The Finnish government has published a draft of a proposal for exit tax on private individuals that is intended to come into force from the beginning of 2023.
According to the proposal, the increase in value of movable assets while residing in Finland would be subject to exit tax upon the transfer of tax domicile from Finland. To the extent the appreciation in value of such asset has occurred before moving out from Finland, Finland would levy capital gains tax on the computed gain even if the asset is only realized when the individual already resides abroad.
Individuals subject to proposed exit tax
Under the draft proposal, individuals who either change their tax treaty residence or become non-tax residents in Finland under domestic law would can become subject to an exit tax. The exit tax would be applicable to any individual who has been tax resident in Finland under a tax treaty or domestic law for at least four (4) years during the previous ten (10) years. As such, the exit tax can be applicable to foreign citizens as well.
Most movable (non-real estate) assets held either directly or indirectly would be subject to the exit tax. These would include, for instance, company shares, shares in investment funds, options, futures, capital redemption policies, endowment insurance, pension insurances and virtual currencies.
However, the exit tax rules would only apply where (i) the value of taxable assets is at least EUR 500,000 and (ii) the imputed capital gain is at least EUR 100,000 on the date immediately preceding the day an individual’s tax residency status changes.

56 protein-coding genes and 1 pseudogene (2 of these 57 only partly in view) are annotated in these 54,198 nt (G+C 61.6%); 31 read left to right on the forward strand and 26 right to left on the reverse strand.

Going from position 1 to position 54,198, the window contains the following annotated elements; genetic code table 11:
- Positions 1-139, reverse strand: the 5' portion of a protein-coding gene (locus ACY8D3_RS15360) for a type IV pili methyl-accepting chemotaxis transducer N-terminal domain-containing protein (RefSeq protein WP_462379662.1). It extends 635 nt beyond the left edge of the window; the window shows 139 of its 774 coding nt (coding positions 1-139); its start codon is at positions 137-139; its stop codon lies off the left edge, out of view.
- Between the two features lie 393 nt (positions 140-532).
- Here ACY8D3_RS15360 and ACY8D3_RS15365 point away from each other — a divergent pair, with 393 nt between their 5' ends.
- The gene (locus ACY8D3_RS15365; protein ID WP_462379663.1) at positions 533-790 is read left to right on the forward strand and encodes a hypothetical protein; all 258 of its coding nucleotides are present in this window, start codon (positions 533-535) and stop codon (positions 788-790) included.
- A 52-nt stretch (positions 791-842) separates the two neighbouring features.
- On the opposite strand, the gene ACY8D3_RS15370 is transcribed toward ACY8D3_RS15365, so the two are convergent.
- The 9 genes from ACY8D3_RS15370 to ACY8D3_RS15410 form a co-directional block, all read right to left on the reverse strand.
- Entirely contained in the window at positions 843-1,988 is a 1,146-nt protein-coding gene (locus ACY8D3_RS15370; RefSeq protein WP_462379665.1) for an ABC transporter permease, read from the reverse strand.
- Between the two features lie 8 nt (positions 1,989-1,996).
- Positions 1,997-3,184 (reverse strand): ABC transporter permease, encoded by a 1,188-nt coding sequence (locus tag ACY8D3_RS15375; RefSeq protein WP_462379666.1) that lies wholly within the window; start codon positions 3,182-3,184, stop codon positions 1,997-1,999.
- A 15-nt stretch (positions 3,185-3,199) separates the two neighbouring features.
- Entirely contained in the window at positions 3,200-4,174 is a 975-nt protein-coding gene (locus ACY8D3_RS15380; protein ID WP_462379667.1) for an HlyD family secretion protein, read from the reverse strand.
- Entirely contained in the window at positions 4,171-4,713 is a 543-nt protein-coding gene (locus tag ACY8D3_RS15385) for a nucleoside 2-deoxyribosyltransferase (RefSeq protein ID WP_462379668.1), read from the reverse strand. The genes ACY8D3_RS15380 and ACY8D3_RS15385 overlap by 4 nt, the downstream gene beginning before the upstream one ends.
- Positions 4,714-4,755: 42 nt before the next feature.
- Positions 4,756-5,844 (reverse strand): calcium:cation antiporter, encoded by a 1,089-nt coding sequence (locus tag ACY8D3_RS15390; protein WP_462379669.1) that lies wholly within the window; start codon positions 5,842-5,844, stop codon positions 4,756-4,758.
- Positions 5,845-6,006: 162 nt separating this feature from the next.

Exit tax would be imposed based on the aggregate increase in value of assets while residing in Finland and the standard capital income tax rates (30-34%) would be applied.
The imputed income would be considered as income of the tax year during which the individual moves away from Finland for tax purposes (i.e. tax individual’s tax residency status under domestic law or a tax treaty changes to a non-resident). However, upon a separate request by the taxpayer, the payment of exit tax is deferred until the assets are actually assigned in a sale or as a gift, and the capital gain is treated as income of the tax year the assignment actually occurred. Finally, if the assets are not assigned before the eighth (8th) tax year following the tax year when the individual moved abroad for tax purposes, the assets are exempted from the exit tax in Finland. However, the exemption would be subject to the individual filing annual notifications to the Tax Administration in Finland.
The Ministry of Finance has called for comments from multiple interest groups and experts on the draft proposal, which is expected to receive intensive opposition due to the contemplated expansion of Finland’s taxation rights with respect to assets held by private individuals, and the negative effects on Finland’s competitiveness and foreign workforce attraction. From a tax technical perspective, the draft proposal is problematic as seems to give rise to potential juridical and/or economic double taxation in a number of ways.
Wealthy private individuals contemplating to move away from Finland should be aware of the planned new exit tax rules as these could potentially have significant impact on their individual taxation. Further, employers are encouraged to examine the possible implications caused by the planned rules e.g. when relocating employees to or from Finland.
We will closely follow the developments concerning the new legislation and its implications. When considering the possible effects of the exit tax legislation and changes to your tax position in Finland, we are happy to discuss the matter with you and provide assistance.